In a first, Prime Minister Narendra Modi on Wednesday met secretaries of all the government departments collectively and asked them to directly get in touch with him to resolve policy issues and expedite decision-making.
Modi held a three-hour-long marathon meeting here with them with intent of giving the bureaucracy a greater role in decision-making with thrust on transparency and speedy and effective governance. To ensure that implementation of decisions and programmes are not stuck in “red-tape”, he asked secretaries to call him or e-mail him directly for suggestions or intervention required in resolving issues or expeding decisions, sources said.
During the meeting, first by a prime minister directly with all the secretaries without ministers, Modi made initial remarks and then asked secretaries to raise issues. About 25 secretaries spoke on the sectoral issues under their responsibility.
“Discussions focused more on making governance more effective,” a source said. In all, 77 top bureaucrats, including finance secretary Arvind Mayaram, home secretary Anil Goswami, defence secretary Radha Krishna Mathur and foreign secretary Sujatha Singh, were called for the meeting.
People with knowledge of the meeting said 16 groups were formed by clubbing related ministries. All finance ministry departments were grouped together, while secretaries of energy-related departments—power, coal, oil, mines and atomic energy—were put together.
Agriculture and related departments were clubbed under one head, while the infrastructure group comprised of railways, telecom, roads, civil aviation, shipping and posts. The sources said the prime minister illustrated what kind of work he expected them to perform. No presentation was made by the secretaries.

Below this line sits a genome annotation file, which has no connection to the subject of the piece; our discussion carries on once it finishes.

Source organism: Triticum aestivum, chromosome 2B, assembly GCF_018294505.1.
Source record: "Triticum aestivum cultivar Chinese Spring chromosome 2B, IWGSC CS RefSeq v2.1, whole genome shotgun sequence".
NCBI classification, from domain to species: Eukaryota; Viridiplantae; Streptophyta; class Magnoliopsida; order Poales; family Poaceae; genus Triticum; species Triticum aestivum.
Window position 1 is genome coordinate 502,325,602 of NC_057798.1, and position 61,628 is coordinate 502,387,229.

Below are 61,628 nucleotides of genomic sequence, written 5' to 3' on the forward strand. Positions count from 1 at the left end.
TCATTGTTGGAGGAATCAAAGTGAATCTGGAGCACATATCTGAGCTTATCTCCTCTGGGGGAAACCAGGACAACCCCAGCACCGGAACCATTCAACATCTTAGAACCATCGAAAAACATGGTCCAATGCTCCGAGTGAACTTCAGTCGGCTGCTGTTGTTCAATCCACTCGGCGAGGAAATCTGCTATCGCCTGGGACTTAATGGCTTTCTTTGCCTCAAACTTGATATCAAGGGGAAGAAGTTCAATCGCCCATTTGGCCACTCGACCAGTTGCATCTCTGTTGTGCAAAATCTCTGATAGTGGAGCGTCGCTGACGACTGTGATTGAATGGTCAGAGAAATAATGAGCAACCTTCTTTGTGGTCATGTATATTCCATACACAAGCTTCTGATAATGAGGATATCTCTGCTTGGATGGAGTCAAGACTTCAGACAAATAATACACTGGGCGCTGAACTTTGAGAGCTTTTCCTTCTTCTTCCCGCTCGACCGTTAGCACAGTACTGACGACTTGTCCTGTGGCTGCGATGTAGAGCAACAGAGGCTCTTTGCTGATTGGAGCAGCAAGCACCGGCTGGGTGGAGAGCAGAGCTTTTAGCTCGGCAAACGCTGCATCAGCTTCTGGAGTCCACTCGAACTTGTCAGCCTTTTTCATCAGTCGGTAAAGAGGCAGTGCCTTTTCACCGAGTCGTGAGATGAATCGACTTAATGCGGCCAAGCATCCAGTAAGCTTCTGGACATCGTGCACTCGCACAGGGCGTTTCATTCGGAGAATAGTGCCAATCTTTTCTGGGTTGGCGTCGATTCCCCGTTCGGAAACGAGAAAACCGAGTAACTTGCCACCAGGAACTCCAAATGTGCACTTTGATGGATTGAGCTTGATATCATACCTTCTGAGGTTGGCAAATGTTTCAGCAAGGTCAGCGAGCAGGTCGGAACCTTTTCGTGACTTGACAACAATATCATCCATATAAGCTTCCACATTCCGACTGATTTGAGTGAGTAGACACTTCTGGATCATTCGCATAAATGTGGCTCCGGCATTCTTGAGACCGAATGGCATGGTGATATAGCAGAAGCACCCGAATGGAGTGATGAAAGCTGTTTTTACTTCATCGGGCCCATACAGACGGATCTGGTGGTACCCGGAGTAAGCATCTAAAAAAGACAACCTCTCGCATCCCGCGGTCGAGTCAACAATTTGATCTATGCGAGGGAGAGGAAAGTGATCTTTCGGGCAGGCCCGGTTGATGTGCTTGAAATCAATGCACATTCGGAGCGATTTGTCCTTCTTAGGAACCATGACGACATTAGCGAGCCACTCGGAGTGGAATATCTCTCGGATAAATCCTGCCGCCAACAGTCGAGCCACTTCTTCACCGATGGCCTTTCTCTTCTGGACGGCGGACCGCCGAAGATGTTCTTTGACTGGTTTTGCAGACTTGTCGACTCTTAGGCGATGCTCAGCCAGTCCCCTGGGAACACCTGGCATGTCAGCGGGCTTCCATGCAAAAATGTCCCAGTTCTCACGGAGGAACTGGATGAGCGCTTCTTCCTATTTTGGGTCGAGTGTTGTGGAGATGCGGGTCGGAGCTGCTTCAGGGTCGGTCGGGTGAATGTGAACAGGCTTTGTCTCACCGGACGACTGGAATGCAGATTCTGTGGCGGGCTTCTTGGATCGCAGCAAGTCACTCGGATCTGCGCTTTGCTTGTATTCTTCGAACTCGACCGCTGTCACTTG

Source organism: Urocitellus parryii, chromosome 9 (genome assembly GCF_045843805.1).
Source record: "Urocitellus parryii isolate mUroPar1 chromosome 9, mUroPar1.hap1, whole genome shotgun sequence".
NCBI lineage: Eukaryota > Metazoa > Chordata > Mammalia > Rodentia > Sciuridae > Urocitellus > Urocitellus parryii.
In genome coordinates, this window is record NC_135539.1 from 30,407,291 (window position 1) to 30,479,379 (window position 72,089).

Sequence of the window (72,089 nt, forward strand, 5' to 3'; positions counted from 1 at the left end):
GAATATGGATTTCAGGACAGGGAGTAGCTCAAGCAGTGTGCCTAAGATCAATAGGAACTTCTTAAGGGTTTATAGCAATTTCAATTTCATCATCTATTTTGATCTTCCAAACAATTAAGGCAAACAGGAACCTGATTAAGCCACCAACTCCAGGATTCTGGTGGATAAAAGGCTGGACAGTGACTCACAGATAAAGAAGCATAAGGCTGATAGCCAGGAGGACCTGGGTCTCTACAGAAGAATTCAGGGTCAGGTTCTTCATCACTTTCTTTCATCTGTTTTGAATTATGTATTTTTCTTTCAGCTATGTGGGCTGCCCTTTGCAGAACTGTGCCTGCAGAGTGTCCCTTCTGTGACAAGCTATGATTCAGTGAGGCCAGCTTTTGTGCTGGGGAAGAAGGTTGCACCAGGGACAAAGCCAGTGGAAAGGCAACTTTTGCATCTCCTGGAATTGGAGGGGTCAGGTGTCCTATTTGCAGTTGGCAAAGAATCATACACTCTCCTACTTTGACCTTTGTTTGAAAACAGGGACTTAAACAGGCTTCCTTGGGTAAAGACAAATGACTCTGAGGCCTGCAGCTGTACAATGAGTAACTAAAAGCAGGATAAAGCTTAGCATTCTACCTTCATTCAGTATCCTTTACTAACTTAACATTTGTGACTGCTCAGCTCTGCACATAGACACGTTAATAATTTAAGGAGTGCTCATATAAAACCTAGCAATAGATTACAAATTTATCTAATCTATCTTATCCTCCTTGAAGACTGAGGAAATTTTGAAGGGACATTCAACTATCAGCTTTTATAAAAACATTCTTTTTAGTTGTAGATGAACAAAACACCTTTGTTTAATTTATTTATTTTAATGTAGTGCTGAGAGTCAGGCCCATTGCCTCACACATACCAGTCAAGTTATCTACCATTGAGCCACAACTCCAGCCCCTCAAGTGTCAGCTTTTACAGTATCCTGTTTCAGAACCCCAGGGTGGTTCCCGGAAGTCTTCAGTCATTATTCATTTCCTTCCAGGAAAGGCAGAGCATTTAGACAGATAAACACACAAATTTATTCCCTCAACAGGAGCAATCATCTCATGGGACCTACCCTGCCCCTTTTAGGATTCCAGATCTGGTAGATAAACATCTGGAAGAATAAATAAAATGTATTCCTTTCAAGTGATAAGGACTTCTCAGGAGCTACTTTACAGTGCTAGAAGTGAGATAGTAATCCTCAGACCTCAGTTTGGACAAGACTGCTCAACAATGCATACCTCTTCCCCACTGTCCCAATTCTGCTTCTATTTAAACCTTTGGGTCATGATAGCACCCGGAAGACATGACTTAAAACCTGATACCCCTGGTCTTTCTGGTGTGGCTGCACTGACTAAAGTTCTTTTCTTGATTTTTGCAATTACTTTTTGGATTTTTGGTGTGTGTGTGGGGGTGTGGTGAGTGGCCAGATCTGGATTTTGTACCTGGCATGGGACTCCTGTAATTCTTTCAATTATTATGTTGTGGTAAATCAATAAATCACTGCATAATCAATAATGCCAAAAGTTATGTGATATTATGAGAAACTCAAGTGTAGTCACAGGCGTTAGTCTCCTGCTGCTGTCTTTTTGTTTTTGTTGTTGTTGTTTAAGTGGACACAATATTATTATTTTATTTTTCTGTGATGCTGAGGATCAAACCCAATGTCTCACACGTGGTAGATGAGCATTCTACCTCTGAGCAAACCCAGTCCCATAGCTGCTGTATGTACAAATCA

Cabinet Secretary Ajit Seth made the inital remarks. After that those who spoke included finance secretary Mayaram, Power Secretary P.K. Sinha, heavy industries secretary Sutanu Behuria and DoPT secretary S.K. Sarkar, the people said.
Previously, the secretaries had been asked to prepare a 10-minute presentation for the prime minister listing successes and failures of the past regime as well as points of action for the next five years. That process may start on Thursday.
Notes of finance ministry officials for the meeting with the prime minister included inflation, fiscal consolidation, controlling the current account deficit, clarity on tax administration and disinvestment in non-core sectors like steel and cement.
Liberalizing the FDI policy in defence, e-commerce retail, railways and construction development and hurdles in land acquisition and cumbersome project clearances topped the agenda of commerce secretary Rajeev Kher.
Updates on the monsoon and a new insurance scheme to protect farmers from crop failure figured on agriculture secretary Ashish Bahuguna’s notes, while the consumer affairs department was concerned about rising onion prices.
While the oil ministry went with a list of pending decisions, including an increase in natural gas prices which was due on 1 April, the power ministry cited round-the-clock power supply and easing of fuel shortages as its top focus. Divestment of stake in PSUs such as Steel Authority of India Ltd (SAIL) and opening of closed mines were the focus areas for the steel and mines ministry.